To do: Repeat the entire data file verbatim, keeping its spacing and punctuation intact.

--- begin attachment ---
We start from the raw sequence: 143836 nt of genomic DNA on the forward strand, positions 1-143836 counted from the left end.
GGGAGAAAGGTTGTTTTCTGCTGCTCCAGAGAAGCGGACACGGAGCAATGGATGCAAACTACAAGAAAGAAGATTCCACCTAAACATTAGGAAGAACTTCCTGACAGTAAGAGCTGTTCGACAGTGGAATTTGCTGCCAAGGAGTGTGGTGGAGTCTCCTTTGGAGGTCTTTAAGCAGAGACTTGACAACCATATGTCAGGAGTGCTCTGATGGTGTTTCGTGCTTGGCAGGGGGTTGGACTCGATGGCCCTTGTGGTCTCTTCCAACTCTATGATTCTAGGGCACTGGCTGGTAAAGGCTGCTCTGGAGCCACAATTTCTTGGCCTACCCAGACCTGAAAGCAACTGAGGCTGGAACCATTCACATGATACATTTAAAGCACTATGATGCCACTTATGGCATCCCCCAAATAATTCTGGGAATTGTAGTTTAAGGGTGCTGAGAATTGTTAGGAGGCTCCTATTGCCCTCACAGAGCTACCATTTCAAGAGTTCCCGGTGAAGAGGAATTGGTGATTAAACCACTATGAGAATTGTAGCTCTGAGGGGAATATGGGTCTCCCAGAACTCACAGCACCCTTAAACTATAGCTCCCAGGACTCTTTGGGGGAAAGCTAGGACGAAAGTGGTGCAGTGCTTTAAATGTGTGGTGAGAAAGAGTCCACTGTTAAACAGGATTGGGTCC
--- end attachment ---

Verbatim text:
We start from the raw sequence: 143836 nt of genomic DNA on the forward strand, positions 1-143836 counted from the left end.
GGGAGAAAGGTTGTTTTCTGCTGCTCCAGAGAAGCGGACACGGAGCAATGGATGCAAACTACAAGAAAGAAGATTCCACCTAAACATTAGGAAGAACTTCCTGACAGTAAGAGCTGTTCGACAGTGGAATTTGCTGCCAAGGAGTGTGGTGGAGTCTCCTTTGGAGGTCTTTAAGCAGAGACTTGACAACCATATGTCAGGAGTGCTCTGATGGTGTTTCGTGCTTGGCAGGGGGTTGGACTCGATGGCCCTTGTGGTCTCTTCCAACTCTATGATTCTAGGGCACTGGCTGGTAAAGGCTGCTCTGGAGCCACAATTTCTTGGCCTACCCAGACCTGAAAGCAACTGAGGCTGGAACCATTCACATGATACATTTAAAGCACTATGATGCCACTTATGGCATCCCCCAAATAATTCTGGGAATTGTAGTTTAAGGGTGCTGAGAATTGTTAGGAGGCTCCTATTGCCCTCACAGAGCTACCATTTCAAGAGTTCCCGGTGAAGAGGAATTGGTGATTAAACCACTATGAGAATTGTAGCTCTGAGGGGAATATGGGTCTCCCAGAACTCACAGCACCCTTAAACTATAGCTCCCAGGACTCTTTGGGGGAAAGCTAGGACGAAAGTGGTGCAGTGCTTTAAATGTGTGGTGAGAAAGAGTCCACTGTTAAACAGGATTGGGTCC